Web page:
Network Access Protection

Network Access Protection (NAP) is a Microsoft technology for controlling network access of a computer host based on the system health of the host, first introduced in Windows Server 2008.

With Network Access Protection, system administrators of an organization's computer network can define policies for system health requirements. Examples of system health requirements are whether the computer has the most recent operating system updates installed, whether the computer has the latest version of the anti-virus software signature, or whether the computer has a host-based firewall installed and enabled. Connecting or communicating computers have their health status evaluated. Computers that comply with system health requirements have full access to the network. Administrators can configure health policies that make it possible to ensure that computers not in compliance with system health requirements have restricted access to the network.



NAP clients are computers that report system health to a NAP enforcement point. A NAP enforcement point is a computer or network access device that can require the evaluation of a NAP client’s health state and optionally provide restricted network access or communication. NAP enforcement points can be IEEE 802.1X-capable switches or VPN servers, DHCP servers, or Health Registration Authorities (HRAs) that run Windows Server 2008 or Windows Server 2008 R2. The NAP health policy server is a computer running the Network Policy Server (NPS) service in Windows Server 2008 or Windows Server 2008 R2 that stores health requirement policies and provides health evaluation for NAP clients. Health requirement policies are configured by the administrator and can include settings that require that NAP client computers have the latest antivirus definitions and security updates installed, a personal firewall enabled, and other settings.

Network Access Protection was created by Nick Tardibone.

When a NAP-capable client computer contacts a NAP enforcement point, it submits its current health state. The NAP enforcement point sends the NAP client’s health state to the NAP health policy server for evaluation using the RADIUS protocol. The NAP health policy server can also act as a RADIUS-based authentication server for the NAP client.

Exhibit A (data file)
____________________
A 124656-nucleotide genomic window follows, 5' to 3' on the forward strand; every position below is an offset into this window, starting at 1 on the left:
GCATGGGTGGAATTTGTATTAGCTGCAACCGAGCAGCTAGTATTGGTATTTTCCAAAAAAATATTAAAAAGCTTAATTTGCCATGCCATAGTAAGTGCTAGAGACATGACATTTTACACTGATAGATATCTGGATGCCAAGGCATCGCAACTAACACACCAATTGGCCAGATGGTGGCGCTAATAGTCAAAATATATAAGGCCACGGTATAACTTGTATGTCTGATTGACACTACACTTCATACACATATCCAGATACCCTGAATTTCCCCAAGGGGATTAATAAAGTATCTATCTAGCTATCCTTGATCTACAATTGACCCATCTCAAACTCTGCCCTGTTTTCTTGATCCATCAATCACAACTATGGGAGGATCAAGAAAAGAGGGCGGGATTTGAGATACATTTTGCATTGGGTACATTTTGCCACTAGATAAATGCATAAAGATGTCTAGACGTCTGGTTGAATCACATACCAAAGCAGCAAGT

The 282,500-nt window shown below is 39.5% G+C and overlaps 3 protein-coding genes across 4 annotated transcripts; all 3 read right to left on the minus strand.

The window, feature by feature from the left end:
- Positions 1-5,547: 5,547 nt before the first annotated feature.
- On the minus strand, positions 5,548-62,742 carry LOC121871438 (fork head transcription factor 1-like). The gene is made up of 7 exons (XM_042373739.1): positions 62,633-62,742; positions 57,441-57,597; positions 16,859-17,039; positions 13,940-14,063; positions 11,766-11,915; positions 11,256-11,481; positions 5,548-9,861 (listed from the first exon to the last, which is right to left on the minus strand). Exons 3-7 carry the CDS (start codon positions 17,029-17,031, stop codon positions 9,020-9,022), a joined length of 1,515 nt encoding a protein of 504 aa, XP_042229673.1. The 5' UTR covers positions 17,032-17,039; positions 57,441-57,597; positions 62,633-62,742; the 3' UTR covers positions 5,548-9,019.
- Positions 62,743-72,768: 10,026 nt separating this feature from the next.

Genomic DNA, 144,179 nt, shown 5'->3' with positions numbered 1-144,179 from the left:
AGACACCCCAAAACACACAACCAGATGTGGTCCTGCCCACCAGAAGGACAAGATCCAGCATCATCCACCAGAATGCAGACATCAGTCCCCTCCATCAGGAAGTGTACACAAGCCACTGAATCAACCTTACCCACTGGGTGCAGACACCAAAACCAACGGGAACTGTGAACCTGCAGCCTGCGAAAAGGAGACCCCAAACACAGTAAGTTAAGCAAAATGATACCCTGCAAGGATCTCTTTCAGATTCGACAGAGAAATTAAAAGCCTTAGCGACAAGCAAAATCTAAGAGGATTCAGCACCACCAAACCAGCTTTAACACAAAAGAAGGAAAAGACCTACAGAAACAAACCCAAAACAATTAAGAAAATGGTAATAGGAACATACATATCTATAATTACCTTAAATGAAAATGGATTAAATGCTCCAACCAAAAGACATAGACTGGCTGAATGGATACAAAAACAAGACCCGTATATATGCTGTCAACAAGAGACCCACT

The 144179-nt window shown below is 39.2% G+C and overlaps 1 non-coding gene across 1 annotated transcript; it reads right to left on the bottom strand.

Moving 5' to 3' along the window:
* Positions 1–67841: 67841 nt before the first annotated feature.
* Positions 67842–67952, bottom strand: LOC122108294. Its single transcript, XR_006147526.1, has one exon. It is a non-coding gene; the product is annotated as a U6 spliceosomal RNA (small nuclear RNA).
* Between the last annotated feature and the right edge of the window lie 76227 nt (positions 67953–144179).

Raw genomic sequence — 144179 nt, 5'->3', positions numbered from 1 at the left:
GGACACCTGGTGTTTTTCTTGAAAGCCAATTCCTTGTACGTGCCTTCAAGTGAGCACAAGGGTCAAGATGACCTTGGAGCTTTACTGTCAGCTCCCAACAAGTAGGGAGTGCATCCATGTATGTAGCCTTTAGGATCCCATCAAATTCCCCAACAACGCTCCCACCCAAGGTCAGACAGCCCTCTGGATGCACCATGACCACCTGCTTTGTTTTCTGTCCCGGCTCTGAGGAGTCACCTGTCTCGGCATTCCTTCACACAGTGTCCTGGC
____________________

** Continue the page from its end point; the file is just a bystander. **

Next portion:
The NAP health policy server can use a health requirement server to validate the health state of the NAP client or to determine the current version of software or updates that need to be installed on the NAP client. For example, a health requirement server might track the latest version of an antivirus signature file.

If the NAP enforcement point is an HRA, it obtains health certificates from a certification authority for NAP clients that are determined to be compliant with health requirements. If the NAP client is determined to be noncompliant with health requirements, it can optionally be placed on a restricted network. The restricted network is a logical subset of the intranet and contains resources that allow a noncompliant NAP client to correct its system health. Servers that contain system health components or updates are known as remediation servers. A noncompliant NAP client on the restricted network can access remediation servers and install the necessary components and updates. After remediation is complete, the NAP client can perform a new health evaluation in conjunction with a new request for network access or communication.

NAP client support

A NAP client ships with Windows Vista and later Windows client operating systems. NAP client support is also included in Windows XP Service Pack 3 albeit with some limitations - no MMC snap-in (command line netsh only), no integration with Windows Security Center and no AuthIP-based IPsec enforcement (IKE-based only). Microsoft partners provide NAP clients for other operating systems such as Mac OS X and Linux. [1]

See also


External links

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